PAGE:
A Race for the Aquifer
The differing opinions break down in a Catch-22 sort of way: The pro-environment majority trio generally sticks to the mandated principles of "conserving, protecting, and enhancing" the Barton Springs portion of the aquifer. In doing so, they oftentimes rankle water corporations -- and developers -- by controlling the amount of water they withdraw from the aquifer to service proposed new developments. Those on the other side -- water suppliers and developers -- argue that the board majority oversteps its mandate by trying to control development over the aquifer.
Smith, who represents Pct. 5 (south and southwest Austin), is among the environmental-leaning majority. This explains why he drew Felix Manka, a civil engineer who works closely with big developers and water suppliers -- including AquaSource, which ranks second among the district's largest water pumpers. Manka has thus far refused to address the question of how his livelihood would not interfere with his decisions as a board member. He didn't respond to a Chronicle request for an interview. The race is crucial for obvious reasons, given the growing number of conservative voters in Southwest Austin. Smith's roots in the community should run deep enough for him to win, assuming his South Austin constituency turns out to vote. A bankruptcy attorney by profession, Smith is also a past president of the Austin Sierra Club and the Save Barton Creek Association, and serves on various other business, transportation and environmental committees.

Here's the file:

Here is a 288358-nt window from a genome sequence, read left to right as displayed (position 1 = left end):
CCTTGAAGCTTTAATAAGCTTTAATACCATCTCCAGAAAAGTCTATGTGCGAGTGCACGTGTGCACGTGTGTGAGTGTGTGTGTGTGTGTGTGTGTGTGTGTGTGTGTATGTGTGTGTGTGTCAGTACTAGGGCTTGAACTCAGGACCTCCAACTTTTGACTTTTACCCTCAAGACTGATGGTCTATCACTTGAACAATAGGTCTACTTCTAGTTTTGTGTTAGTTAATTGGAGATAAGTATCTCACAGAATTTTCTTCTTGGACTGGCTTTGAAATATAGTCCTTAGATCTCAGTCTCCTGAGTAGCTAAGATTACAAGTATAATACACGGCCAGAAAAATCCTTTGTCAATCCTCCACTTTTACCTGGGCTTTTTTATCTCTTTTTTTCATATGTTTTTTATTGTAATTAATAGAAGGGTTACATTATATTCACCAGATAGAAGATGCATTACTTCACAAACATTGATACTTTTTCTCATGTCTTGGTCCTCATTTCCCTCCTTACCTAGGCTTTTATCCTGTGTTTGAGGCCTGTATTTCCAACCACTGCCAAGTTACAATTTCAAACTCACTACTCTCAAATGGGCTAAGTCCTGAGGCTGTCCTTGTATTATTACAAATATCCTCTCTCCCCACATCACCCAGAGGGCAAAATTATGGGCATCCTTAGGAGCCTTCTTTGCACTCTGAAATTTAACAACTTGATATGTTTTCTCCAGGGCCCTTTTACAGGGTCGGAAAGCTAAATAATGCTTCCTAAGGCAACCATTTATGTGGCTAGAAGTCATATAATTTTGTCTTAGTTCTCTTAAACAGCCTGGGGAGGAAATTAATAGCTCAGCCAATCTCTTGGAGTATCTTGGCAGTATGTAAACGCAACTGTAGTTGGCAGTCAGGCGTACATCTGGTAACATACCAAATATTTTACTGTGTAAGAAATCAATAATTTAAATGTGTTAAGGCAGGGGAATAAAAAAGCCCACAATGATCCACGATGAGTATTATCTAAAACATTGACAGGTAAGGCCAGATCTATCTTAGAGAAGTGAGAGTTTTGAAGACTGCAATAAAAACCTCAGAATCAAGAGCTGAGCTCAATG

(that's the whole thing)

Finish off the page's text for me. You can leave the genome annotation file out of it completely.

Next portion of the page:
The Pct. 2 race in far south Travis County (and a small portion of Hays) shakes out almost the same way, except incumbent Turner makes up the so-called "development minority" and his opponent, David Carpenter, would likely team up with the current majority. Carpenter -- a little-known candidate facing a community old-timer and 12-year board member -- says he would draw on his science background (he holds a master's in environmental health and a doctorate in biomechanics) when weighing decisions on the board. But, he says, it doesn't take a scientist to understand the board's challenges. "I'm more concerned about conservation right now," he says. "It's so important that this water becomes a reusable source."